In November last year at a WCA Emergency Management forum the results of this modelling and four alternative scenarios and their costs were presented, summarised as illustrated below.

P9-table

Only the second of these options would in fact help in a non-emergency day-by-day situation.

And that is where the situation had stalled.

The only funding that had come through was for the installation of four traffic-monitoring webcams which are the subject of a separate article in this edition of the Diary.

So, with nothing further being done, the rush-hour situation is getting worse daily, and is particularly compounded when there are traffic accidents or blockages either in Warrandyte or on the Fitzsimons Lane bridge. Such major disruptions have happened twice in February, on the 3rd and 19th, and resulting in traffic for Warrandyte banking up most of the way to Research. An excellent video of the latter is to be found on the Fix the Warrandyte Bridge Bottleneck Facebook group page. And on February 18 a bad accident closed Kangaroo Ground Road in the morning peak hour.

Recent actions…

On February 19 Ms Hill and local resident Belinda Steve met with Ryan Smith, Member for Warrandyte, to investigate what could further be done to have some funding and action. Mr Smith produced a large file of correspondence on the matter including Hansards and letters to Luke Donnellan MP the Minister for Roads and Road Safety. He was so frustrated with the lack of action and funding by the Victorian government that he rose in the house on February 10 to make a member’s statement on Warrandyte Bridge. Mr Smith told the house: “Whilst the minister was finally pushed, kicking and screaming, into reallocating the funding the previous coalition government had set aside for work to be done to provide options for the traffic problems in Warrandyte, he has not provided Warrandyte residents the opportunity for input. Nor has any funding been allocated for a solution to be implemented … fed-up residents have now formed the Fix the Warrandyte Bottleneck group and are demanding that the minister takes action.”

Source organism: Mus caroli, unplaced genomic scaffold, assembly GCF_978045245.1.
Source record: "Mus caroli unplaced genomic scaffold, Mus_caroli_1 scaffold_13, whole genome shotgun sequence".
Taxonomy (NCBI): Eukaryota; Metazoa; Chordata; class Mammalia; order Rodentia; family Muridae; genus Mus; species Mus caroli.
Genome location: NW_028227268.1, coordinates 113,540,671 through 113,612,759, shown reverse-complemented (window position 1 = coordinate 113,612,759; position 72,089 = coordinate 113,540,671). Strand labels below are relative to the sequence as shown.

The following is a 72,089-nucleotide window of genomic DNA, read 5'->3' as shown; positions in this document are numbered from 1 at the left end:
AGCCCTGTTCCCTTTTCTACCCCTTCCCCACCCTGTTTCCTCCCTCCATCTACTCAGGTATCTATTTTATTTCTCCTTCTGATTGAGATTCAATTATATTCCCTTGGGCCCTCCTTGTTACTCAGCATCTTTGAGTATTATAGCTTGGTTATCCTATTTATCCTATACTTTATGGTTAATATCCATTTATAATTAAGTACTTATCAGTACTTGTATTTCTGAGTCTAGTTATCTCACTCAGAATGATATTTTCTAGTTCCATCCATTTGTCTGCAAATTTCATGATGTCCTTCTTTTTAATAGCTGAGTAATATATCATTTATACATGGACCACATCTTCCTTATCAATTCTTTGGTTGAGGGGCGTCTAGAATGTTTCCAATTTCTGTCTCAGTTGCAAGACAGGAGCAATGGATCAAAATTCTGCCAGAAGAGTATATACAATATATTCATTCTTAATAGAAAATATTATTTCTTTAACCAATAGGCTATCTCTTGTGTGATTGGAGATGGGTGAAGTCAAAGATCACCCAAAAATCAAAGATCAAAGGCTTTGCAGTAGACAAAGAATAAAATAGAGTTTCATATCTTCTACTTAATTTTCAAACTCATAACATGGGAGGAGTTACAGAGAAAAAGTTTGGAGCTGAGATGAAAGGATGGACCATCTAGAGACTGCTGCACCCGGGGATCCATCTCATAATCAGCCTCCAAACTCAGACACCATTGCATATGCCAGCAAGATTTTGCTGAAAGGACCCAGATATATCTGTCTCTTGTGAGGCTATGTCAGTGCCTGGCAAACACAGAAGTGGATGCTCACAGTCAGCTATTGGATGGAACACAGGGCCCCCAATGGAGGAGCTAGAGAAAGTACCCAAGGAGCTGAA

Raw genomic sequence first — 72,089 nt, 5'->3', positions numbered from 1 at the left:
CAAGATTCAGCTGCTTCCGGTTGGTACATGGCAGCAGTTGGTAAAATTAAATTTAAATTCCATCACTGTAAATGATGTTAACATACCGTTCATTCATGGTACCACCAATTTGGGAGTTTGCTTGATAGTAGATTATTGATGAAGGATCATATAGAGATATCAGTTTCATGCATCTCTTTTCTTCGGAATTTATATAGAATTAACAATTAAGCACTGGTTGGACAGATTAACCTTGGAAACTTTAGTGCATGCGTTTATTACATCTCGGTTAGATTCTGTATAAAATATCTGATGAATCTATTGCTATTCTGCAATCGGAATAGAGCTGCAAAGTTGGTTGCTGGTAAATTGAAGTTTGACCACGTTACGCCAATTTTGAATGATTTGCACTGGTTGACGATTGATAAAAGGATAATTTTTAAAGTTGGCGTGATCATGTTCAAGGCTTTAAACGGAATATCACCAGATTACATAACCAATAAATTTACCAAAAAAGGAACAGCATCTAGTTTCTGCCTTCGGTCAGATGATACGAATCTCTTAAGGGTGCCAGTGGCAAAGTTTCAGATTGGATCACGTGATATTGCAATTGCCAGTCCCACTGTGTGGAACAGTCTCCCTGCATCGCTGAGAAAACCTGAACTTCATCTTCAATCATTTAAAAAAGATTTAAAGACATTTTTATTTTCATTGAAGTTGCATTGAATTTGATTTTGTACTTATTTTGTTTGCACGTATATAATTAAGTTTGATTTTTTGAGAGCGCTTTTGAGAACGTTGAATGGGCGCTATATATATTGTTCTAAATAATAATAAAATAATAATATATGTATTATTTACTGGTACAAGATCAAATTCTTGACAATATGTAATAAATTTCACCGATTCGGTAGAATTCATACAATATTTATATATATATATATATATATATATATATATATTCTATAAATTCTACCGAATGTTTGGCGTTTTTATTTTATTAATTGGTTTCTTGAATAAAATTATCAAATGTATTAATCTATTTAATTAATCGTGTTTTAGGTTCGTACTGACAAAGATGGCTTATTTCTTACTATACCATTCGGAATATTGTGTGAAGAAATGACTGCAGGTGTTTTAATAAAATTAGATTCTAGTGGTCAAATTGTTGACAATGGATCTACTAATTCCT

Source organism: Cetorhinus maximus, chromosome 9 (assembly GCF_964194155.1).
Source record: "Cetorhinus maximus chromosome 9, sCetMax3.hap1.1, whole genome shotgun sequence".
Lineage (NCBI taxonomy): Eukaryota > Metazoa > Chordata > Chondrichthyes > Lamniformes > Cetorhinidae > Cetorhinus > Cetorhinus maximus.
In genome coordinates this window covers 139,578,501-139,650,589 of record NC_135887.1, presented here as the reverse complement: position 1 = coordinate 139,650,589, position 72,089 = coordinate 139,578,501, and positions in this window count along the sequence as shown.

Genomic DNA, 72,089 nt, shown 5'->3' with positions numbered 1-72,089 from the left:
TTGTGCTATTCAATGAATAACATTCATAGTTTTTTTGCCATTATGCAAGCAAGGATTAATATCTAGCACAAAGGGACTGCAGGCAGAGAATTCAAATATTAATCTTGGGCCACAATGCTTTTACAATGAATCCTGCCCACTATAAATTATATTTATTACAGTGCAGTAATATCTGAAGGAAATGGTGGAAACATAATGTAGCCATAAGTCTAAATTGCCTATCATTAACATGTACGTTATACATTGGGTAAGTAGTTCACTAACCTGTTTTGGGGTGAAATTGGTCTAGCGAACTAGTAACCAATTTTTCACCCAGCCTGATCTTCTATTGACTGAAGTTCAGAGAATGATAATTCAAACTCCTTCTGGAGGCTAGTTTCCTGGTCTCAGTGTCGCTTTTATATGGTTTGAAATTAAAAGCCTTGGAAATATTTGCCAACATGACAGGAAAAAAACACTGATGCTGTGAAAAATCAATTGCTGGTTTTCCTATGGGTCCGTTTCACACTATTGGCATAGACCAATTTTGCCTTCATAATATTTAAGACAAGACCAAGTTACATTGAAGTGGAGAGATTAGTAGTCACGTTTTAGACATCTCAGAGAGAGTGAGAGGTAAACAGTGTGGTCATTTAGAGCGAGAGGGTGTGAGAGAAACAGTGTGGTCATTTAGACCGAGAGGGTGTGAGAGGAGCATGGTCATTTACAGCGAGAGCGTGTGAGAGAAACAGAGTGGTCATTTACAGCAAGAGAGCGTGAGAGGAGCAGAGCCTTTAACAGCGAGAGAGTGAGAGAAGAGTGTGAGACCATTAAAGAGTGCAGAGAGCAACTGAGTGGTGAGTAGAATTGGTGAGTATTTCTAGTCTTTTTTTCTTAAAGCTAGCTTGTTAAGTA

It is evident Mr Smith continues to be a strong advocate for residents’ concerns now, although his party (when in office) scrapped completion of the M80 Greensborough-East- link “missing link”, a project which has now been pushed out into the next decade which will do nothing to ease the problem in the short term.

However, in more recent times Mr Smith expressed his frustration with the continuing “obfustication” and lack of will to do anything about the local traffic problem. He suggested he may be seen as a lone voice, and that perhaps it would make more impact if residents wrote directly to the minister expressing their frustration.